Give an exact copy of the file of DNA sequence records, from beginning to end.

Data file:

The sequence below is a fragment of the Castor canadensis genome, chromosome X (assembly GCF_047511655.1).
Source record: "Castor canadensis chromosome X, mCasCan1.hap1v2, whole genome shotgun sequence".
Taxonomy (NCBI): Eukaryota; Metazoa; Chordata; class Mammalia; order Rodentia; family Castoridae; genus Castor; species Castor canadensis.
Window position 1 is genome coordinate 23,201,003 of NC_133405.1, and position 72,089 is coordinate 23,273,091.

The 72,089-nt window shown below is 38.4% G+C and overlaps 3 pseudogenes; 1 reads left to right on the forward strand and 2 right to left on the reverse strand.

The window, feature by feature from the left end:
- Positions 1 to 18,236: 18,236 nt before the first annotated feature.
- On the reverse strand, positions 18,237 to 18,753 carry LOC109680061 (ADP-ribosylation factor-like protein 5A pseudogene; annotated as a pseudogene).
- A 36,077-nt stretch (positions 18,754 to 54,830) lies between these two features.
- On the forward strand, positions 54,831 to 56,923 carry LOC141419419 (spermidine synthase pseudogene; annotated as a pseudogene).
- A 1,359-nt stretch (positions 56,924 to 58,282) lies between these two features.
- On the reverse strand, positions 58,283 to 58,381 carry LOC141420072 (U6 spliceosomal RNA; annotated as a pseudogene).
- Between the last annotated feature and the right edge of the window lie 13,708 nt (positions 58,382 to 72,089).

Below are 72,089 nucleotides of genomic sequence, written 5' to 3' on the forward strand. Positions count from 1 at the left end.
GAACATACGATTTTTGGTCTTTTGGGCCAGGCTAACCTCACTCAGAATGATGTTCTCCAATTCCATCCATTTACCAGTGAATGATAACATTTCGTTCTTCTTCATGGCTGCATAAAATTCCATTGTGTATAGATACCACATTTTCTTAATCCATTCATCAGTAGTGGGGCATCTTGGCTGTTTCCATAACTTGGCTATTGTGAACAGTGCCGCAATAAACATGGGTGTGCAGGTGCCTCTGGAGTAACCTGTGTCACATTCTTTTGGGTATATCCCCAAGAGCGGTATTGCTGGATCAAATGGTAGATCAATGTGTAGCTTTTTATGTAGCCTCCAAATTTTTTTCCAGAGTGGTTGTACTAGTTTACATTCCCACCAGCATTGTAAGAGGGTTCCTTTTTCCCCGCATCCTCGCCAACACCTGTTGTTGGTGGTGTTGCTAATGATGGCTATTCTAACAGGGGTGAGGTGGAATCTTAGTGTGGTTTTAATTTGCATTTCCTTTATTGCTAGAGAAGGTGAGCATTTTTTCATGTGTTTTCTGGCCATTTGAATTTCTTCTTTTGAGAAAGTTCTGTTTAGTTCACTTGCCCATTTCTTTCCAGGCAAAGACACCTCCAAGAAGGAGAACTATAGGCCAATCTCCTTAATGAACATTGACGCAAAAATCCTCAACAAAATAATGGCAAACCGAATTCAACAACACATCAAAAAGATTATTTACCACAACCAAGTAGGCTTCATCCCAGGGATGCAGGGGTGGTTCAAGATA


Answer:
The sequence below is a fragment of the Castor canadensis genome, chromosome X (assembly GCF_047511655.1).
Source record: "Castor canadensis chromosome X, mCasCan1.hap1v2, whole genome shotgun sequence".
Taxonomy (NCBI): Eukaryota; Metazoa; Chordata; class Mammalia; order Rodentia; family Castoridae; genus Castor; species Castor canadensis.
Window position 1 is genome coordinate 23,201,003 of NC_133405.1, and position 72,089 is coordinate 23,273,091.

The 72,089-nt window shown below is 38.4% G+C and overlaps 3 pseudogenes; 1 reads left to right on the forward strand and 2 right to left on the reverse strand.

The window, feature by feature from the left end:
- Positions 1 to 18,236: 18,236 nt before the first annotated feature.
- On the reverse strand, positions 18,237 to 18,753 carry LOC109680061 (ADP-ribosylation factor-like protein 5A pseudogene; annotated as a pseudogene).
- A 36,077-nt stretch (positions 18,754 to 54,830) lies between these two features.
- On the forward strand, positions 54,831 to 56,923 carry LOC141419419 (spermidine synthase pseudogene; annotated as a pseudogene).
- A 1,359-nt stretch (positions 56,924 to 58,282) lies between these two features.
- On the reverse strand, positions 58,283 to 58,381 carry LOC141420072 (U6 spliceosomal RNA; annotated as a pseudogene).
- Between the last annotated feature and the right edge of the window lie 13,708 nt (positions 58,382 to 72,089).

Below are 72,089 nucleotides of genomic sequence, written 5' to 3' on the forward strand. Positions count from 1 at the left end.
GAACATACGATTTTTGGTCTTTTGGGCCAGGCTAACCTCACTCAGAATGATGTTCTCCAATTCCATCCATTTACCAGTGAATGATAACATTTCGTTCTTCTTCATGGCTGCATAAAATTCCATTGTGTATAGATACCACATTTTCTTAATCCATTCATCAGTAGTGGGGCATCTTGGCTGTTTCCATAACTTGGCTATTGTGAACAGTGCCGCAATAAACATGGGTGTGCAGGTGCCTCTGGAGTAACCTGTGTCACATTCTTTTGGGTATATCCCCAAGAGCGGTATTGCTGGATCAAATGGTAGATCAATGTGTAGCTTTTTATGTAGCCTCCAAATTTTTTTCCAGAGTGGTTGTACTAGTTTACATTCCCACCAGCATTGTAAGAGGGTTCCTTTTTCCCCGCATCCTCGCCAACACCTGTTGTTGGTGGTGTTGCTAATGATGGCTATTCTAACAGGGGTGAGGTGGAATCTTAGTGTGGTTTTAATTTGCATTTCCTTTATTGCTAGAGAAGGTGAGCATTTTTTCATGTGTTTTCTGGCCATTTGAATTTCTTCTTTTGAGAAAGTTCTGTTTAGTTCACTTGCCCATTTCTTTCCAGGCAAAGACACCTCCAAGAAGGAGAACTATAGGCCAATCTCCTTAATGAACATTGACGCAAAAATCCTCAACAAAATAATGGCAAACCGAATTCAACAACACATCAAAAAGATTATTTACCACAACCAAGTAGGCTTCATCCCAGGGATGCAGGGGTGGTTCAAGATA